Nootropics, colloquially known as “smart drugs,” are supplements that are meant to improve cognitive performance. These smart drugs, which include nootropics for motivation, are a rising trend in the supplement industry. Consumers want to experience more than optimal health and physical fitness, they want to experience optimal performance in all areas, including their motivation levels. 

Although there are many kinds of nootropics and many ingredients available, in this article, we’ll focus on nootropics for motivation and discuss some of the most popular and interesting ingredients for nootropics for motivation according to the latest scientific research. 

Whether you’re a supplement brand interested in formulating these products, or you’re a consumer interested in giving them a try, these nootropics for motivation are worth learning about. 

 

 

The demand for nootropics for motivation 

Motivation is what drives a person to create the life they want to live. It’s the foundation of effort, productivity, goal-setting, and goal-achieving. 

Unfortunately, many factors can affect and reduce motivation, including tiredness, fatigue, anxiety, depression, lack of dopamine in the brain, burnout, the feeling of being overwhelmed, and general cognitive decline. 

People of all ages from all walks of life can be affected by these factors and, as a result, experience a lack of motivation. Fortunately, nootropics for motivation can improve these symptoms and help people everywhere achieve their goals. 

 

 

1. Caffeine increases motivation by combating tiredness.

Caffeine, naturally found in coffee, tea, and kola nuts, is the most widely consumed psychoactive drug in the world. Likewise, caffeine is one of the most common nootropics for motivation. 

Tiredness and fatigue can cause a severe lack of motivation. They can also negatively impact mood, alertness, cognitive performance, focus, and productivity. 

Caffeine works to increase motivation by combating tiredness. More specifically, caffeine provides temporary relief from sleep pressure by blocking adenosine receptors in the brain. [1] 

Several questionnaires and methods have been used to assess caffeine’s effects on tiredness, motivation, and mood. The general consensus is that caffeine (a) has a tendency to postpone sleep, (b) combats the negative effects of fatigue and boredom on performance, and (c) improves mood. [2] Altogether, these effects prove that caffeine is among the best nootropics for motivation. 

Caffeine nootropic for motivation

 

 

 

2. Tyrosine increases motivation by increasing dopamine. 

Tyrosine is a natural amino acid that is produced in the body. It’s also found in many high-protein foods, with especially high doses in cheese. In fact, “tyros” means cheese in Greek. [3]

Tyrosine is involved in the production of dopamine – a key neurotransmitter involved in the brain’s reward system and, therefore, a key neurotransmitter for motivation. [4]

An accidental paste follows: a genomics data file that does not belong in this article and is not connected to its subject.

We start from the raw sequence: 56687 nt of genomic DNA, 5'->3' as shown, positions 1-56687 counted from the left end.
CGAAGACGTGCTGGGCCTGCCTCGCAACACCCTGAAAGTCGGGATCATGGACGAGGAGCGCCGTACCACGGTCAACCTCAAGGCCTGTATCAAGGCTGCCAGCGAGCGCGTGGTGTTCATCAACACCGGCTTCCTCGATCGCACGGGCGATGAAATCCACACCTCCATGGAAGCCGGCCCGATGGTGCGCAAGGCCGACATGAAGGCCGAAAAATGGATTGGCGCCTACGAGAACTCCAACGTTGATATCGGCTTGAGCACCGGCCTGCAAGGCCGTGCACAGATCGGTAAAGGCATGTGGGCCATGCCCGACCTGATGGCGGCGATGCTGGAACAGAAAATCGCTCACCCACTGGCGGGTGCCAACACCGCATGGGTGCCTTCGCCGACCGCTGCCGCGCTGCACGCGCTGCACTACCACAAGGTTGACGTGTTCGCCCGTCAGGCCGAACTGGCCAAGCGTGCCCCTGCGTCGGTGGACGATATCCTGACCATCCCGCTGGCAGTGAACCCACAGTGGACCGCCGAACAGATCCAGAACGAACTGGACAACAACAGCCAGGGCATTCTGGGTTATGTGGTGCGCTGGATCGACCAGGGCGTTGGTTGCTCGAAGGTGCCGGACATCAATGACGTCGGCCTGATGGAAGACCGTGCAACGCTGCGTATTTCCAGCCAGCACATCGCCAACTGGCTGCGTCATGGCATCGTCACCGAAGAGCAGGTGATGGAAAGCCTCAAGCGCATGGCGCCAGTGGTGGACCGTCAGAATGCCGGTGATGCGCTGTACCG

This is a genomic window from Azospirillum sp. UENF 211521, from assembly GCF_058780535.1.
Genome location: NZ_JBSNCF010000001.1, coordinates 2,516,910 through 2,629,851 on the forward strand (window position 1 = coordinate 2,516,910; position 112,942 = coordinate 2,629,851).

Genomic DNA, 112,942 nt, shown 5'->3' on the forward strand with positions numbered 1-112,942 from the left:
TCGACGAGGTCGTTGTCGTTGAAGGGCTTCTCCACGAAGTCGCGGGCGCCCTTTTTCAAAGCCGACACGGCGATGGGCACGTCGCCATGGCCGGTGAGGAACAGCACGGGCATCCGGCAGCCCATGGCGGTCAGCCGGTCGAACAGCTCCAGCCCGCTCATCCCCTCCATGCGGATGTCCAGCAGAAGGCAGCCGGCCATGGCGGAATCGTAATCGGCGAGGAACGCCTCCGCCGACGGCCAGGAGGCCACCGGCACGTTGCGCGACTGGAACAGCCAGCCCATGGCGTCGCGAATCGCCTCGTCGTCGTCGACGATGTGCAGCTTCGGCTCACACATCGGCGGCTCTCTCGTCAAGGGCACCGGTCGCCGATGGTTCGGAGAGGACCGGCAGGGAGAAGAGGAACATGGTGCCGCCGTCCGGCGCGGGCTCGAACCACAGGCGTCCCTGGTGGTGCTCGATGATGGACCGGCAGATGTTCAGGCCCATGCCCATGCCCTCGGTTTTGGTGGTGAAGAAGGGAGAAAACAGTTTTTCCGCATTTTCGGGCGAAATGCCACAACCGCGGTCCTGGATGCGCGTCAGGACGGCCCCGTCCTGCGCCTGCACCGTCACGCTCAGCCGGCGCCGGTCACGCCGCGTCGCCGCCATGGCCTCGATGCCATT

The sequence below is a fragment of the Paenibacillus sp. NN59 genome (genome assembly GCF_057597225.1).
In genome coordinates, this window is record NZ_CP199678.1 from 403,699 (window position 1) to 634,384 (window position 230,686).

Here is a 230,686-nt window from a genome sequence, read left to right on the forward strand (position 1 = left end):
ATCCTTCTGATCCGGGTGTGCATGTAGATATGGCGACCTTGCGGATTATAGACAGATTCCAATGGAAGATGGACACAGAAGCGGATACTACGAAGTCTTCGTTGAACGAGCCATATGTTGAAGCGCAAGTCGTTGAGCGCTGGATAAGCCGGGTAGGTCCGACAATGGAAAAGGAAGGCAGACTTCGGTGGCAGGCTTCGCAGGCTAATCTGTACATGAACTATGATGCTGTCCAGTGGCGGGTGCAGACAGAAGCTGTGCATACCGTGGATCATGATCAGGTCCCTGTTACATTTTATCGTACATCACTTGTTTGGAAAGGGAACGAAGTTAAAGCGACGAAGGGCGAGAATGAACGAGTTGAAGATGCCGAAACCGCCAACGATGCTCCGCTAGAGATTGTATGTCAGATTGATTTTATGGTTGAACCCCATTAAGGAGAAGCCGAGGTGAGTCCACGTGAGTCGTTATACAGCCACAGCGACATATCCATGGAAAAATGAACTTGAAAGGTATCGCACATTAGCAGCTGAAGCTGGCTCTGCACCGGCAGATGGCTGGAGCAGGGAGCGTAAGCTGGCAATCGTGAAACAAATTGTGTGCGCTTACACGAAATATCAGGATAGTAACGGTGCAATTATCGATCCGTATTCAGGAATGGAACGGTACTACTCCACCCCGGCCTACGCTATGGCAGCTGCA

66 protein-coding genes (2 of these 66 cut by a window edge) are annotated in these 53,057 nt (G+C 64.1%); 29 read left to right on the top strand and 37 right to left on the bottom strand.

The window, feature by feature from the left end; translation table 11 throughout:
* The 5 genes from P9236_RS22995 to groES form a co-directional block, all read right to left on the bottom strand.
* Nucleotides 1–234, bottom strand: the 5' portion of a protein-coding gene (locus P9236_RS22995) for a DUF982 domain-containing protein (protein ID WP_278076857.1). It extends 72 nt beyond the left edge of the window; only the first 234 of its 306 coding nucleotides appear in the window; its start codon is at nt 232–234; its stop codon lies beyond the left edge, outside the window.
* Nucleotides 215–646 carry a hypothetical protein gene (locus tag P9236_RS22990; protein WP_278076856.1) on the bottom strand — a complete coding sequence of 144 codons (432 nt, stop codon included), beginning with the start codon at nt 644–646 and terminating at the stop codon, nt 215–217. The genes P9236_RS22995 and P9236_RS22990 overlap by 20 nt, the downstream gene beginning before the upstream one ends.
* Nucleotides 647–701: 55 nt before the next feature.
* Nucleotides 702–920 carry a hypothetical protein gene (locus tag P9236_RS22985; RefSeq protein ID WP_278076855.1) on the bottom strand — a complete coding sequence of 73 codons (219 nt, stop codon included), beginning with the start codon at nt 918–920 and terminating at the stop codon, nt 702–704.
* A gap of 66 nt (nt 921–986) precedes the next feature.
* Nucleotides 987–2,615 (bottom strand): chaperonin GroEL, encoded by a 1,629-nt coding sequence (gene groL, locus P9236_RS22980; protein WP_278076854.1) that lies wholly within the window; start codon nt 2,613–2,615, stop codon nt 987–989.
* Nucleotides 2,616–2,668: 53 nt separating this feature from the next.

Suppose, for example, that nailing a presentation at work gives you great pleasure. As you’re preparing for your meeting, your brains may increase dopamine, anticipating that the meeting will go well. This anticipation, then, motivates you to continue working toward the ultimate reward – the flood of dopamine you’ll feel when the meeting and presentation actually does go well. 

Because of the direct link between tyrosine and dopamine, tyrosine is another common ingredient in nootropics for motivation. It’s also a common ingredient in nootropics for anxiety

 

Tyrosine nootropics for anxiety

 

 

 

3. Mucuna Pruriens also increases dopamine.

Mucuna Pruriens is a tropical legume native to Africa and tropical Asia and widely naturalized and cultivated. Its most common English name is “Velvet Bean”. [5] 

Mucuna Pruriens contains high levels of naturally occurring L-dopa, a precursor to dopamine. This means that Mucuna Pruriens can increase dopamine production in the brain and, therefore, increase motivation. 

Many studies suggest that Mucuna Pruriens (specifically increased L-dopa) may also provide benefits for learning and memory.  In one study, participants who had taken L-Dopa prior to learning exhibited higher recall accuracy during the learning session and at follow-up than those who had taken the placebo. [6] 

Research suggests that increased dopamine may do more than just increase motivation. It may also assist with learning and memory. This knowledge makes both Tyrosine and Mucuca Pruriens great ingredients for nootropics for motivation. 

mucuna pruriens nootropics for motivation

 

 

 

4. Rhodiola Rosea increases motivation by reducing burnout. 

Rhodiola Rosea (commonly known as golden root, rose root, roseroot) is a flowering plant in the Crassulaceae family that grows naturally in wild Arctic regions of Europe (including Britain), Asia, and North America. The plant has been used to treat anxiety and depression for thousands of years. 

In recent years, researchers have found that Rhodiola Rosea reduces stress (including symptoms of burnout), while at the same time reducing symptoms of fatigue and depression. 

In a 2017 study, researchers set out to test the effects of Rhodiola Rosea on symptoms of burnout, including feelings of energy depletion or exhaustion, feelings of negativism or cynicism related to one’s job, and reduced professional efficacy, just to name a few. The study examined a total of 118 participants who were given a daily dose of 400 mg Rhodiola Rosea over 12 weeks. They found that the supplement improved several symptoms of burnout after just 1 week of treatment and that symptoms continued to improve until the end of the study. [7]